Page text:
Sara recently shared with me this amazing project in the works in California, and I just had to share it with all of you!Â (This is especially great during Celiac Awareness Month!!)
Simone Shnifadel is working hard to open a shared gluten-free kitchen space in San Francisco.Â I’ve only recently begun to understand just how important this is.Â There is a small farmer’s market in my town, open on Saturday mornings.Â I’ve always wondered why on earth it is so tiny.Â A friend called and asked if she could have a table to hold a bake sale to raise money for an Alzheimer’s walk.Â She was told that all food sold had to be prepared in a commercial kitchen.
Now, if that is the norm (and I think it may be), no wonder it is so hard to start a gluten-free business.
I contacted Simone to find out a little more about her.Â This is what she shared with me:
I have been growing my organic catering company since I moved to San Francisco 5 years ago. In that time, I discovered that I had a gluten sensitivity that was the cause of my near constant brain fog, headaches, lethargy, and general malaise. Â Since that discovery, I’ve admittedly gone through phases of both strict adherence to to the gluten-free diet as well as completely ignoring it (In Paris, for example!) Â The thing that has kept me on track while simultaneously derailed me is the fact that I am a chef. Â So I have the means to create amazing gluten-free treats, but also have the attitude that I should be able to eat everything, cause I’m a chef! Â It’s a catch-22. Â This constant volley can only go on for so long, and it was only a matter of time until I said “OK, that’s IT” I feel like crap when I eat gluten. Â Period. Â Not worth it. Â
Where has all of this back and forth led me? To where I am right now, of course. Â In my brainstorming of how to open my very own kitchen for my catering business, it quickly occurred to me that my business is not a 24/7 operation; I tend to have either nothing going on, or 7 things at once. Â I wouldn’t need the kitchen every day, and taking SF real estate prices into account, it only made sense that I rent it out to other chefs and bakers who need a commercial space to work their magic. Â But there are already several shared kitchens in San Francisco, and I wanted something different that helped people on a different level. Â It only made sense that I take my catering company into the 100% gluten-free realm and open a kitchen that was safe for people with celiac and gluten allergies. Â Once the lightbulb went off, I was amazed to find out that this didn’t already exist in San Francisco, considering how progressive this city is in terms of food. Â HOW is it possible that SF doesn’t have a shared GF kitchen? Â There are so many GF bakers and chefs who already work at shared kitchens, it only makes sense that we have our own! Â Once the gears started turning, I could see Zenbelly Kitchen so clearly:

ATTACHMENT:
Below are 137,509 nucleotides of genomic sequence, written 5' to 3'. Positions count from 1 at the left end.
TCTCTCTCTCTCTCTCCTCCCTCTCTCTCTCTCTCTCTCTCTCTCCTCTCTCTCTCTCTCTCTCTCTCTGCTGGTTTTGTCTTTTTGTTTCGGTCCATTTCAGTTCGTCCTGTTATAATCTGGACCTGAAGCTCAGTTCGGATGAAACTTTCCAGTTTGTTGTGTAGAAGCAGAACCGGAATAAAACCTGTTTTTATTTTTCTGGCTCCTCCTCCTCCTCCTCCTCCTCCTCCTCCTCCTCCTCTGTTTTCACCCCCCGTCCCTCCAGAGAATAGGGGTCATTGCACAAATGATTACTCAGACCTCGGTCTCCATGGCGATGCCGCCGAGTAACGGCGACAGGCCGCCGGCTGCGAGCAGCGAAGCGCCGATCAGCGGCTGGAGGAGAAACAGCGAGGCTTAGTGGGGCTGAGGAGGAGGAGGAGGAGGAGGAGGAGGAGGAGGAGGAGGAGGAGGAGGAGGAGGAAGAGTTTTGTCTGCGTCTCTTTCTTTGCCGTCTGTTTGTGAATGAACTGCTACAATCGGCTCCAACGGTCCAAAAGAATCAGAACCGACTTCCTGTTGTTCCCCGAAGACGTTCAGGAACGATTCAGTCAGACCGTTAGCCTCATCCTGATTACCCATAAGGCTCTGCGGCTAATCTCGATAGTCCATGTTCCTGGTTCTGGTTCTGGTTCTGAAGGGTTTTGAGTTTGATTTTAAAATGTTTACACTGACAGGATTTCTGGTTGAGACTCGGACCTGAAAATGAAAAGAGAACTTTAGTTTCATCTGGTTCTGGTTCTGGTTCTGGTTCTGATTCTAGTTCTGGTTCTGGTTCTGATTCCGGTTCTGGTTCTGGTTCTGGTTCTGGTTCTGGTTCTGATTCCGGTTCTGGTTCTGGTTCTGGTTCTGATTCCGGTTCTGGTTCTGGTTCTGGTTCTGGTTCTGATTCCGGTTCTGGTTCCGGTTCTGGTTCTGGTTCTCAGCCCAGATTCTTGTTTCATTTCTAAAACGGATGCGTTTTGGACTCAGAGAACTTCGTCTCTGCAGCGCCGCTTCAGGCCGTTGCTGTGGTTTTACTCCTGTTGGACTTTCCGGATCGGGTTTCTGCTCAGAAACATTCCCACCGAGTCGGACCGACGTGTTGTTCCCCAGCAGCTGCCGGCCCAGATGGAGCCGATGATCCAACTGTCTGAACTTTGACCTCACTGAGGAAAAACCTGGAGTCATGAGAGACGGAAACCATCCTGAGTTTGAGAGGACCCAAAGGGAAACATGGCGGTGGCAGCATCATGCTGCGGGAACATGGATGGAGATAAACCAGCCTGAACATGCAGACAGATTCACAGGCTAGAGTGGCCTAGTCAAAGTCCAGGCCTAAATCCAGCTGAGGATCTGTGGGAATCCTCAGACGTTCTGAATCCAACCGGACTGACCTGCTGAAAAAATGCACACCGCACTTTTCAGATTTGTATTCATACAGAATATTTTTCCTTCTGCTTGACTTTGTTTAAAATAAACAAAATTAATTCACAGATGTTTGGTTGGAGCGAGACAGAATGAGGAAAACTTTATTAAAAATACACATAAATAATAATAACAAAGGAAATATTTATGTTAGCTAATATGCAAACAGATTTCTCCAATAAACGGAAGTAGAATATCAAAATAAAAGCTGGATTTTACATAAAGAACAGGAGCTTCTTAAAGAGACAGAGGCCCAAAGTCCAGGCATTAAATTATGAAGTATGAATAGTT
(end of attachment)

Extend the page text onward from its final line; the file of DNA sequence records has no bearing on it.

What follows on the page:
A clean, safe workspace for GF chefs and bakers to create their goods
A coffee shop store front, selling really good coffee and the amazing GF goods made in house
A place for workshops and cooking classes, to help people learn more about the GF lifestyle
And for me, personally, it would allow my already existing catering business to:
Go 100% gluten-free while still offering amazing food for everyone, not just those with Celiac
Launch a meals-to-go & delivery service, featuring grass-fed meats from Fallon Hills Ranch, and organic local produce. Â California style comfort food to go. Gluten-Free, Grain-Free, Paleo friendly!
This sounds, to me, like a great opportunity for Simone, for other gf bakers and cooks in San Fran, and for anyone who eats in that area!
Please watch this video (at the bottom), and if you feel so compelled, pledge a little bit to this cause.Â It may be across the country from you, but these kinds of things have a way of working out for everyone’s benefit eventually.Â Maybe if this takes off, someone will have the nerve to start one near you.
(It’s easy, too.Â You can do it through your Amazon account or a credit card, and you won’t be charged unless the project receives enough funding.)
If you like the idea, please help spread the word!